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After ‘I Messed Up So Bad,’ Pregnancy Resource Center Made All the Difference

After ‘I Messed Up So Bad,’ Pregnancy Resource Center Made All the Difference

I had just returned from the national March for Life in Washington, D.C., when I looked down at the positive pregnancy test in my hand, my boyfriend at my side. Time stopped as I felt my heart thump faster and faster—loudly—and despair and panic set in.

“I messed up so bad,” I cried as my knees buckled under the crippling anguish and disbelief.

I had lived a double life for most of my teenage years. My extensive involvement in my faith community, athletics, and music masked a struggle with chastity that I secretly couldn’t shake. Mothers would often approach me with their young daughters after I’d finish singing at Sunday Mass, sweetly saying, “My daughter wants to be just like you!”

Yet, behind the veil I presented to adults, I consistently bowed to the pressure of maintaining the “cool” and “popular” reputation I had with my high school peers.

For years, I rebelled from the countercultural example of my parents, who encouraged me to practice my faith in every way. I knew better, and even though I continued to fall, I felt that God was calling me to something higher—to which my response was always, “I’m not ready yet.”

The news of my pregnancy came at the most inconvenient time and sank my confidence and self-esteem. As a freshman in college, I was just starting to find my footing. I had always been the “big fish” in high school, and it had taken time to find my path in a bigger pond.

Yet, while it cast me into a pit of self-hatred and despair, it simultaneously—and miraculously—provided an immediate sense of clarity and purpose. I had always been a pro-life advocate with the desire to be a mom someday.

Despite my disappointment over the way it happened, I needed to make it work.

But I didn’t know how to make it work, or who to turn to. I knew the embarrassment and pain it would cause my parents, and at the time, my boyfriend was not pro-life.

A routine meeting with my cross-country team captain the next day, however, changed everything. She was the president of the Students for Life chapter on campus, and something told me I could trust her with my situation. I’m so glad I did.

Her joy-filled and congratulatory response caught me completely off-guard and made me feel human again when I hated myself.

She arranged an appointment for me at Community Pregnancy Clinics Inc., a medical clinic and partner of the Catholic university I was attending.

CPCI is the largest system of pregnancy resource centers in Florida, with five clinics and two mobile clinics throughout the state. These clinics provide free and confidential pregnancy tests, tests for sexually transmitted infections, ultrasounds, material assistance, diapers, cleansing wipes, and clothes to women and babies in need for up to three years after the baby is born.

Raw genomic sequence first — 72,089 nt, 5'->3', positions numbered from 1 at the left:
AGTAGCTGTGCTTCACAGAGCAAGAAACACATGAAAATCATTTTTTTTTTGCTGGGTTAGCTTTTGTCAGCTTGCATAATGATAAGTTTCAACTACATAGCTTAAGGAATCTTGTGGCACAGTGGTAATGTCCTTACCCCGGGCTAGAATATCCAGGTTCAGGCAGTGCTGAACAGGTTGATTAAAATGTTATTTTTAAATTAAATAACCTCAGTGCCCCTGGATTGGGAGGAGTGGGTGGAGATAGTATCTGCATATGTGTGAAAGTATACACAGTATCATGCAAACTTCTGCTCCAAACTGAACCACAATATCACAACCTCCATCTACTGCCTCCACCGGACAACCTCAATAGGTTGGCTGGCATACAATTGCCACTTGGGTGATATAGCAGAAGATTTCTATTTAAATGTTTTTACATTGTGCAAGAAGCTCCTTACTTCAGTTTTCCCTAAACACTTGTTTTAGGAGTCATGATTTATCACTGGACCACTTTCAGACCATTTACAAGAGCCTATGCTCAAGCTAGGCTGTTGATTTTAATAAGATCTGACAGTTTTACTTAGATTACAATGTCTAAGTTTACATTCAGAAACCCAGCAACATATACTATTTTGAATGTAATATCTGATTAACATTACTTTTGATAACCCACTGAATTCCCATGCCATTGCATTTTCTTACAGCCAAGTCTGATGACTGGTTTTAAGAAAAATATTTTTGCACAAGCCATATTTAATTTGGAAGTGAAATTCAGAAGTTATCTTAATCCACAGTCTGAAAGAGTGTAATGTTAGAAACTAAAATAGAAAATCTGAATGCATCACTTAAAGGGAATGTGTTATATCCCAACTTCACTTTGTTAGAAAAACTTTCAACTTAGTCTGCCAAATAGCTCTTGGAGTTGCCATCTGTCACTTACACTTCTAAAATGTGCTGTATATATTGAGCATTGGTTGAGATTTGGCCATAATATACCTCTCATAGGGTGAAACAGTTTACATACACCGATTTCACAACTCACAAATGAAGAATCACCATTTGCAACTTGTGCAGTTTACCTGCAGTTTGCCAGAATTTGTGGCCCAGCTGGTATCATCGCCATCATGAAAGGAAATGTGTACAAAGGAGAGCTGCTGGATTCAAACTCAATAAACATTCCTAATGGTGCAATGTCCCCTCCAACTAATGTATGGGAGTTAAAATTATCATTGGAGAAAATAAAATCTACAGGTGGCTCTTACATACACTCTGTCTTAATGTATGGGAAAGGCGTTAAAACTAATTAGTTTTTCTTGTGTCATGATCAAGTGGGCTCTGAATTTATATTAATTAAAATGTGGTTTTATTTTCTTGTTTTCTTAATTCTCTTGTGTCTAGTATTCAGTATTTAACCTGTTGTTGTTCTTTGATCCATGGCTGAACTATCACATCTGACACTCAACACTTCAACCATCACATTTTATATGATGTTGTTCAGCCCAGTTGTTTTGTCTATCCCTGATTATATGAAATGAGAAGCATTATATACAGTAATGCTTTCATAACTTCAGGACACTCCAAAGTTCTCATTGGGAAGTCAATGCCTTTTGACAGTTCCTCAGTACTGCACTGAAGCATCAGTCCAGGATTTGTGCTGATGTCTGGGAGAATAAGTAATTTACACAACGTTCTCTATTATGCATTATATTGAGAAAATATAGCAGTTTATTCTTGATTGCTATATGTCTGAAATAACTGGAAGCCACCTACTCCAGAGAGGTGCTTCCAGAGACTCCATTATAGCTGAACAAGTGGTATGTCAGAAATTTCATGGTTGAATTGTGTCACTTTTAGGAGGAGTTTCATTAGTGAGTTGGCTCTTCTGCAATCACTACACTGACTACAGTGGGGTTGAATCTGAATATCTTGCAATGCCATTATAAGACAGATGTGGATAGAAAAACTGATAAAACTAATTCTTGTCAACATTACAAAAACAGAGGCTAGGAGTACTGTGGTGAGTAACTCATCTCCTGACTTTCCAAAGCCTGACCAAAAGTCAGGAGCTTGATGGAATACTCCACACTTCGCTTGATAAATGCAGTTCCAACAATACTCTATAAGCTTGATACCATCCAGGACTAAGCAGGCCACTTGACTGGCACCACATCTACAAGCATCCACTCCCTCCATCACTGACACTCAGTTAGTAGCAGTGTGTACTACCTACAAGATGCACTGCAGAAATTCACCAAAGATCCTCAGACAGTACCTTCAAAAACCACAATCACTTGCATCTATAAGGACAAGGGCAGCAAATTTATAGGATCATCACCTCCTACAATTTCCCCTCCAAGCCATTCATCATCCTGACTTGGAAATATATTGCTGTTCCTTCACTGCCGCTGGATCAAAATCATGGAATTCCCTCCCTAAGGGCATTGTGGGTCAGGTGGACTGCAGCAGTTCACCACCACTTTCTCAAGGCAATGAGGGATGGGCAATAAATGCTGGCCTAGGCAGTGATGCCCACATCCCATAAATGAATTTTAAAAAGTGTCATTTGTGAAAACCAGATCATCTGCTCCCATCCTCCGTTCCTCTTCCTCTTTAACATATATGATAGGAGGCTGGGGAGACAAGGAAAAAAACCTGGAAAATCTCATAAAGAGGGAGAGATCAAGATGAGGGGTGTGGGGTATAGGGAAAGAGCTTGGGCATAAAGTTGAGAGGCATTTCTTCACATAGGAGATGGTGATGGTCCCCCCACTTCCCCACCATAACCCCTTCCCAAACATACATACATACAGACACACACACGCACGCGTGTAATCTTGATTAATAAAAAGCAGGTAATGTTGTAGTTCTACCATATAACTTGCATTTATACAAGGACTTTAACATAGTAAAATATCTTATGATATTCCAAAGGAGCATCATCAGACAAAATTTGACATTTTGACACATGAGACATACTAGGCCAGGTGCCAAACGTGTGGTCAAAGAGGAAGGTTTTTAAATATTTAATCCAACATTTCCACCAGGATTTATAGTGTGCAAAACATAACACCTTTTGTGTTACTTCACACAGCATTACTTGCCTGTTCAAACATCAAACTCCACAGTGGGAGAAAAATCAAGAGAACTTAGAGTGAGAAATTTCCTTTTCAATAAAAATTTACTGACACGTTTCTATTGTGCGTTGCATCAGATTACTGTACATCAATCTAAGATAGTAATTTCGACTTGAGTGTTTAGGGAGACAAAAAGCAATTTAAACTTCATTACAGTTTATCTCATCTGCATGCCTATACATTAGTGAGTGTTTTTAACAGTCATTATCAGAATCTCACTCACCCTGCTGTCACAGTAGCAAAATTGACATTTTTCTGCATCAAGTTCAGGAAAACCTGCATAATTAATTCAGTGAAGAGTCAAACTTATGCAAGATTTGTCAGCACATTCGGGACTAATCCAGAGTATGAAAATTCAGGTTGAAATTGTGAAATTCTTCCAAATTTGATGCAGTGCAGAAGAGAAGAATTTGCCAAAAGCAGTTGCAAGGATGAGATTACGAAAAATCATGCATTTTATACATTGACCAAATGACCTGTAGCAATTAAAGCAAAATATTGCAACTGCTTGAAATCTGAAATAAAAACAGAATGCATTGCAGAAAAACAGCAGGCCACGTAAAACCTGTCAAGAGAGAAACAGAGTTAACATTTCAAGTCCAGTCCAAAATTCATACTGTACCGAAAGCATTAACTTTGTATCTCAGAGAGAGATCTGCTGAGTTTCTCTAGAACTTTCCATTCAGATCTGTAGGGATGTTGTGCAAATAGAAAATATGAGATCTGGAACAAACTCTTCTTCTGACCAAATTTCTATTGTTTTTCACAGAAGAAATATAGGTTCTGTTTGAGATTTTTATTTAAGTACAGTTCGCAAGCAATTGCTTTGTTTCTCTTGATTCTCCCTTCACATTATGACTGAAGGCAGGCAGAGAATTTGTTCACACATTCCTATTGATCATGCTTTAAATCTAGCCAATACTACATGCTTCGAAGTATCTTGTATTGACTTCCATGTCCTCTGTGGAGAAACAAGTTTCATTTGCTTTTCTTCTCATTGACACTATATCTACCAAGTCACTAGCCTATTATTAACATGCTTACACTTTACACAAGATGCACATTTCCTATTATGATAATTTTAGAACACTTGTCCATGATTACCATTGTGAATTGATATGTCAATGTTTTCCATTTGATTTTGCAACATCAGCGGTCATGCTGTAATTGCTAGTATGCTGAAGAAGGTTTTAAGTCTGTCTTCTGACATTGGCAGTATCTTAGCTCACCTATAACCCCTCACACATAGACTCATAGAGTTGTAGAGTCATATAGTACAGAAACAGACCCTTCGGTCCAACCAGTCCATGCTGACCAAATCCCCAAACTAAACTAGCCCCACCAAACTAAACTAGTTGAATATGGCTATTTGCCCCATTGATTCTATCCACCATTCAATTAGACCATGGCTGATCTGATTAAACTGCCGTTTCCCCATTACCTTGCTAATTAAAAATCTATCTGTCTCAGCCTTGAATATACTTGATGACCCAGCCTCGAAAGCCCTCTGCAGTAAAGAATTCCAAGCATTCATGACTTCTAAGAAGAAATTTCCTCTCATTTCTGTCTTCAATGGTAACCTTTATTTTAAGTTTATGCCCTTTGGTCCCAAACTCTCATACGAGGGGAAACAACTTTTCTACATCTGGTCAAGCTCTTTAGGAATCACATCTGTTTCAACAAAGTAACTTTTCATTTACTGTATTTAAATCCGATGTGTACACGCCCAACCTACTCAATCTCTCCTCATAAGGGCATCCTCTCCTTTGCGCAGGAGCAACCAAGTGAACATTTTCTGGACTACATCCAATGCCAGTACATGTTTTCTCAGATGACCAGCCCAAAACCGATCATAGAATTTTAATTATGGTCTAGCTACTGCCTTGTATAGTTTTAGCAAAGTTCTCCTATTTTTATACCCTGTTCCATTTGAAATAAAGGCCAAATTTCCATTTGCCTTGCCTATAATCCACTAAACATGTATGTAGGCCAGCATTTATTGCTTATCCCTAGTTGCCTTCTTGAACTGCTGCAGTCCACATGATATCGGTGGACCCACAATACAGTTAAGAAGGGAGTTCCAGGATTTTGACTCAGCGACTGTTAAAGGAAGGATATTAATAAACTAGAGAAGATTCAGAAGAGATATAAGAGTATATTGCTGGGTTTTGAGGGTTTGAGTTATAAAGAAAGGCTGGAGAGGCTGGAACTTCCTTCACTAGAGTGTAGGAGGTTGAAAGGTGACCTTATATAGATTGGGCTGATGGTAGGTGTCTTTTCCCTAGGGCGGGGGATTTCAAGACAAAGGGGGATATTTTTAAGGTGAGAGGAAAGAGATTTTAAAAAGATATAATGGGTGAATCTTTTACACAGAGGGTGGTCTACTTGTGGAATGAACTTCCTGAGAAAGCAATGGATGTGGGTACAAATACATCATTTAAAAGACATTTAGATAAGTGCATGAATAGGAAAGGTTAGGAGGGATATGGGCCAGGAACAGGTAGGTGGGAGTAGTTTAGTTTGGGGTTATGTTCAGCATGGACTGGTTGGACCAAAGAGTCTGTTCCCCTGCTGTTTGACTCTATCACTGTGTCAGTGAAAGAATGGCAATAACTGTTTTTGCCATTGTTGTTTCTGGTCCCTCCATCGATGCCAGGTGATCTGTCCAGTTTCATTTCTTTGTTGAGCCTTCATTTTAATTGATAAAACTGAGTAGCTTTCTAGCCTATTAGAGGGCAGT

Still without telling my family, I nervously attended the appointment, accompanied by my team captain. It was the first time I’d ever been completely honest with a medical professional about my lifestyle—but to my relief, I was met with total kindness and understanding from the nurse, who had been through a similar unplanned pregnancy herself.

CPCI, along with my university, took me under their wing and ensured that I had the support I needed to not only tell my parents, but carry my child to term, continue my education, and more. CPCI referred me to an OB-GYN for further appointments and offered free counseling services to help me cope.

Perhaps the biggest gift they offered was regular phone calls, with someone checking in to answer my questions and connect me with the right people for every new step of my pregnancy.

Pam Stenzel, founder of CPCI’s director of client services and founder of the SHARE (Sexual Health and Relationship Education) program, especially made me feel heard and loved, counseling me throughout those nine months.

No matter how my family would react, I knew I had CPCI to fall back on.

My parents did struggle with the news, but after many conversations about what was best for both me and my child, they embraced my situation wholeheartedly—even to the point of buying a new and bigger house for us to live with them in.

Meanwhile, my relationship with my boyfriend continued to strengthen. He respected my needs and desire to “do things right,” and he even began to show interest in my faith, eventually adopting it as his own. I fell more and more in love with him as I watched his fatherly instincts kick in, and the way he so selflessly loved me in some of my hardest moments.

Three months after having our son, we became engaged, and we were married seven months later.

Throughout my pregnancy, my Catholic university understood the state of depression that I was in and my struggle, literally, to put one foot in front of the other. It allowed me to take as much time as I needed, pausing my numerous scholarships and grants until my return. I ended up taking a year off of school after my son was born and just recently returned to campus, where I will soon finish my bachelor’s degree.

It comforts me to know that so many Catholic campuses around the nation are embracing programs to help women in similar situations.

While I was distraught and afraid throughout most of my pregnancy, I can say with certitude today that motherhood has made me the strongest and happiest I’ve ever been. Motherhood has become my whole life without erasing my identity. It has taught me how to be authentically myself and feel confident while strengthening my faith.

I now have life experience and a different perspective that fuels me every day to be the best wife, mom, daughter, student, and working professional that I can be.

This article is republished from The Daily Signal.

Image credit: Pexels

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